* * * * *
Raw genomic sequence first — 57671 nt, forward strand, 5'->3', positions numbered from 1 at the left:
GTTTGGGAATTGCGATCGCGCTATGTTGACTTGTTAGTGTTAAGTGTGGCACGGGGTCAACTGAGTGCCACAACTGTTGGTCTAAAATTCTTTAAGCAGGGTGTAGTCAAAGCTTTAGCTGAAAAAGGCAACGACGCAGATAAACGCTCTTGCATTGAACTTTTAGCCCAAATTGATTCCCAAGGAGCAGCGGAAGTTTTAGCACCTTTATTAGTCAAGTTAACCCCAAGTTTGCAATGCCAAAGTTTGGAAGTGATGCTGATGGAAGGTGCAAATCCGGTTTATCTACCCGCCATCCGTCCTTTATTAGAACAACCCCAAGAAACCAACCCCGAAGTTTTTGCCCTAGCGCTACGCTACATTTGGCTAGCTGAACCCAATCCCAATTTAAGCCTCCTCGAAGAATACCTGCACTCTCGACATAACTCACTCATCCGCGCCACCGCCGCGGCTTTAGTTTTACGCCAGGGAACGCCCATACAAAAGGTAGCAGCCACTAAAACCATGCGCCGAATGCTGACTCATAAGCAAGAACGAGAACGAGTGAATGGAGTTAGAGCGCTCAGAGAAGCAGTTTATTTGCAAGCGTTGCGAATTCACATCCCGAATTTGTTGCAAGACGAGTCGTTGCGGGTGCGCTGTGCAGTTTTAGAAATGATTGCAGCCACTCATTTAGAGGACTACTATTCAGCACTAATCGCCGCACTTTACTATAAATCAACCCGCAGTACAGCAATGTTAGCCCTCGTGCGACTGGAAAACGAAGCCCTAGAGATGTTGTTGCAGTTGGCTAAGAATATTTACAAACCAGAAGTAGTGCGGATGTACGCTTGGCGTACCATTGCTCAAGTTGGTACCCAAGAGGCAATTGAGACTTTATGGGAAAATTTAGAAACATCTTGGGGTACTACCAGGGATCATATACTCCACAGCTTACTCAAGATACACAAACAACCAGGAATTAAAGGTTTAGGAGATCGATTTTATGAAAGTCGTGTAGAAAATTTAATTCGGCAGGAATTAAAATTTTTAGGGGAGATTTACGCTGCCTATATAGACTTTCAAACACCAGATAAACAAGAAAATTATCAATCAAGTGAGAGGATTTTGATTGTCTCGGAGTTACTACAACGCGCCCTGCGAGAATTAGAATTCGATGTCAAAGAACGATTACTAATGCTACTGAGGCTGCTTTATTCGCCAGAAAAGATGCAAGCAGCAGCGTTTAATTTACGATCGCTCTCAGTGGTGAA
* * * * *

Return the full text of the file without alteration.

Raw genomic sequence first — 57671 nt, forward strand, 5'->3', positions numbered from 1 at the left:
GTTTGGGAATTGCGATCGCGCTATGTTGACTTGTTAGTGTTAAGTGTGGCACGGGGTCAACTGAGTGCCACAACTGTTGGTCTAAAATTCTTTAAGCAGGGTGTAGTCAAAGCTTTAGCTGAAAAAGGCAACGACGCAGATAAACGCTCTTGCATTGAACTTTTAGCCCAAATTGATTCCCAAGGAGCAGCGGAAGTTTTAGCACCTTTATTAGTCAAGTTAACCCCAAGTTTGCAATGCCAAAGTTTGGAAGTGATGCTGATGGAAGGTGCAAATCCGGTTTATCTACCCGCCATCCGTCCTTTATTAGAACAACCCCAAGAAACCAACCCCGAAGTTTTTGCCCTAGCGCTACGCTACATTTGGCTAGCTGAACCCAATCCCAATTTAAGCCTCCTCGAAGAATACCTGCACTCTCGACATAACTCACTCATCCGCGCCACCGCCGCGGCTTTAGTTTTACGCCAGGGAACGCCCATACAAAAGGTAGCAGCCACTAAAACCATGCGCCGAATGCTGACTCATAAGCAAGAACGAGAACGAGTGAATGGAGTTAGAGCGCTCAGAGAAGCAGTTTATTTGCAAGCGTTGCGAATTCACATCCCGAATTTGTTGCAAGACGAGTCGTTGCGGGTGCGCTGTGCAGTTTTAGAAATGATTGCAGCCACTCATTTAGAGGACTACTATTCAGCACTAATCGCCGCACTTTACTATAAATCAACCCGCAGTACAGCAATGTTAGCCCTCGTGCGACTGGAAAACGAAGCCCTAGAGATGTTGTTGCAGTTGGCTAAGAATATTTACAAACCAGAAGTAGTGCGGATGTACGCTTGGCGTACCATTGCTCAAGTTGGTACCCAAGAGGCAATTGAGACTTTATGGGAAAATTTAGAAACATCTTGGGGTACTACCAGGGATCATATACTCCACAGCTTACTCAAGATACACAAACAACCAGGAATTAAAGGTTTAGGAGATCGATTTTATGAAAGTCGTGTAGAAAATTTAATTCGGCAGGAATTAAAATTTTTAGGGGAGATTTACGCTGCCTATATAGACTTTCAAACACCAGATAAACAAGAAAATTATCAATCAAGTGAGAGGATTTTGATTGTCTCGGAGTTACTACAACGCGCCCTGCGAGAATTAGAATTCGATGTCAAAGAACGATTACTAATGCTACTGAGGCTGCTTTATTCGCCAGAAAAGATGCAAGCAGCAGCGTTTAATTTACGATCGCTCTCAGTGGTGAA